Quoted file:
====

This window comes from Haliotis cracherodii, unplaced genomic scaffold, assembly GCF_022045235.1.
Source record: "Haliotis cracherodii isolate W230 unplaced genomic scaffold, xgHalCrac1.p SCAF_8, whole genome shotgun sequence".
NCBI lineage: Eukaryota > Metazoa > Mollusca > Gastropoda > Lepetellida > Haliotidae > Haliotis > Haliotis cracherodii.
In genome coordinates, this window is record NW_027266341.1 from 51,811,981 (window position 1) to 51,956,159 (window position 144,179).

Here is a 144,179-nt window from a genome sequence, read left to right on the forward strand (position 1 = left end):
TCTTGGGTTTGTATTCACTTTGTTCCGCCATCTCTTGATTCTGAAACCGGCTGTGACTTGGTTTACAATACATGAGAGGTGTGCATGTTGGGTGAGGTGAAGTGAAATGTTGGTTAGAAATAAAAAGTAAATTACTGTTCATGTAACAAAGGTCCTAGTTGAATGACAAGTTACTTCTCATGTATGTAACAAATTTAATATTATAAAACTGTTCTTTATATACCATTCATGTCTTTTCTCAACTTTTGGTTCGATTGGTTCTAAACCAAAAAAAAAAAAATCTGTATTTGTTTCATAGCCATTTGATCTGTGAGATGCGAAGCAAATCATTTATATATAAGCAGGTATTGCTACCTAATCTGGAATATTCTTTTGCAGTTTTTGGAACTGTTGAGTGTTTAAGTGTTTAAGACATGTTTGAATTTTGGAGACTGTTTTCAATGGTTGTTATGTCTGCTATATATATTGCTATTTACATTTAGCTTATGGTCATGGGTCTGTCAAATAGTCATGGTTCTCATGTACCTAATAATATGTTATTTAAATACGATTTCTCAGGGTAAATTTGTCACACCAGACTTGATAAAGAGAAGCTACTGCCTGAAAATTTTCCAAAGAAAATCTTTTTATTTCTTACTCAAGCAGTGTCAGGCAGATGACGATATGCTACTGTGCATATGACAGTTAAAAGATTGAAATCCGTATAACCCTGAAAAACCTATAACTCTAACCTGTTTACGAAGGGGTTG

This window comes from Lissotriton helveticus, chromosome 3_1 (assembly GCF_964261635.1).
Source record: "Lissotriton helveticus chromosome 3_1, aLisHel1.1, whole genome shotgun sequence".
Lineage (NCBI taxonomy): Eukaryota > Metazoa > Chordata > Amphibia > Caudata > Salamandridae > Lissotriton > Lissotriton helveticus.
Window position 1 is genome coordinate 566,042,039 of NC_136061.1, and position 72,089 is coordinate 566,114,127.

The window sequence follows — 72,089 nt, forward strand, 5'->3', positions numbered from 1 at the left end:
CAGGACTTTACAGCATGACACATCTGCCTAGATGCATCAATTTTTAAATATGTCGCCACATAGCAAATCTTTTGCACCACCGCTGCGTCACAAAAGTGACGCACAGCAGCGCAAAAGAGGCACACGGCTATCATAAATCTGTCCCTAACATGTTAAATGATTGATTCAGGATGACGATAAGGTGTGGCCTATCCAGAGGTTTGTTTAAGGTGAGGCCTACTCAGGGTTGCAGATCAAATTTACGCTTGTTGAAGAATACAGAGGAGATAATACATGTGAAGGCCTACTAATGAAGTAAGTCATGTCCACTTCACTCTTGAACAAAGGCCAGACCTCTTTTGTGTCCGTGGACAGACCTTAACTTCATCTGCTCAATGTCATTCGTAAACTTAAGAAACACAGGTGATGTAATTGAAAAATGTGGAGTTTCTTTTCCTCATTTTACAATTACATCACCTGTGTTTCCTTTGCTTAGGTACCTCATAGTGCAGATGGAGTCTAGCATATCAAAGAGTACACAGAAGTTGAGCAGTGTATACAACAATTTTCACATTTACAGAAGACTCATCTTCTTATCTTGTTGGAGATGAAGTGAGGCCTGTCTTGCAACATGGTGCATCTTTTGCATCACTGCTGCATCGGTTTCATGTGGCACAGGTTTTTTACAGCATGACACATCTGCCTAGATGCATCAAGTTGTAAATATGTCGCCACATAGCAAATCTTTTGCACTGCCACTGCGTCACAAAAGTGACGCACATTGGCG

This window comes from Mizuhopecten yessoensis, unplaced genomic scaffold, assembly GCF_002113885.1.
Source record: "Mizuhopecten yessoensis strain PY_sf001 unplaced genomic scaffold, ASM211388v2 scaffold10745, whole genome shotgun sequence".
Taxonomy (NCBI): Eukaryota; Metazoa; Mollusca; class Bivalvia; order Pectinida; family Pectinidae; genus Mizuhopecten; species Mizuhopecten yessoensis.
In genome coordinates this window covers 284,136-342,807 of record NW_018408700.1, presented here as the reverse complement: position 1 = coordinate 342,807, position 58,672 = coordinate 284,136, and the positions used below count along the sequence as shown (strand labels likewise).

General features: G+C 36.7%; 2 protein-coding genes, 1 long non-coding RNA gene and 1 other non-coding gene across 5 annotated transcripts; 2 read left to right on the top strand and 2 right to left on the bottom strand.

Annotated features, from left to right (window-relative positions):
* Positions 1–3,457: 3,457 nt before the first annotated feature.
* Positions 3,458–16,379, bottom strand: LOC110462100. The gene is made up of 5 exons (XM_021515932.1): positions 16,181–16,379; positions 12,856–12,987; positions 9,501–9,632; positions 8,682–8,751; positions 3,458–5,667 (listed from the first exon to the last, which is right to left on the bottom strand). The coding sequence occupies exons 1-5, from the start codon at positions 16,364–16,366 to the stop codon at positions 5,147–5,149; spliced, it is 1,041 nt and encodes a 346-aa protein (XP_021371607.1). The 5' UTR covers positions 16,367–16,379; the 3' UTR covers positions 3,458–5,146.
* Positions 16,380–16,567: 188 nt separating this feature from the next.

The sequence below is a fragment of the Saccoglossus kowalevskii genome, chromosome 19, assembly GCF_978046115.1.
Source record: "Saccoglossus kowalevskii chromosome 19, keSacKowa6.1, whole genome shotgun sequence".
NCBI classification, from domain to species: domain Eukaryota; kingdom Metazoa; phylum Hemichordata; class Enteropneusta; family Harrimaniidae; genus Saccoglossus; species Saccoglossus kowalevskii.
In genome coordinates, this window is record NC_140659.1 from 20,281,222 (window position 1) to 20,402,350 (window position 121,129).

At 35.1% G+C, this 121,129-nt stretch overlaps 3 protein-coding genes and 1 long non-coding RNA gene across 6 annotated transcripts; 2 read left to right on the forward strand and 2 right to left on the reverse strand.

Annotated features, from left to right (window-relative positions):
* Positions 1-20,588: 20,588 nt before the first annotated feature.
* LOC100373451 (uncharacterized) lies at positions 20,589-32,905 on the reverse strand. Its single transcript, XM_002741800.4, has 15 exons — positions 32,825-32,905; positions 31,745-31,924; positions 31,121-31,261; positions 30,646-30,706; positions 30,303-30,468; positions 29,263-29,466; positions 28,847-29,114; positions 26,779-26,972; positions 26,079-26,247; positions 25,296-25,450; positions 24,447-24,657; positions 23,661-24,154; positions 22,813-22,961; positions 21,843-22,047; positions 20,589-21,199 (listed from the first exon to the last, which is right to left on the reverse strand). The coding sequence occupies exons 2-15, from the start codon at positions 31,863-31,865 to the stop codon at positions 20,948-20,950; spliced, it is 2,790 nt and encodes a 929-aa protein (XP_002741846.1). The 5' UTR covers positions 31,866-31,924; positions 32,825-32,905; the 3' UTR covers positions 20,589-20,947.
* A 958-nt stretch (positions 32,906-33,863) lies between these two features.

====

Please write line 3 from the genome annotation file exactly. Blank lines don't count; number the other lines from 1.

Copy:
NCBI lineage: Eukaryota > Metazoa > Mollusca > Gastropoda > Lepetellida > Haliotidae > Haliotis > Haliotis cracherodii.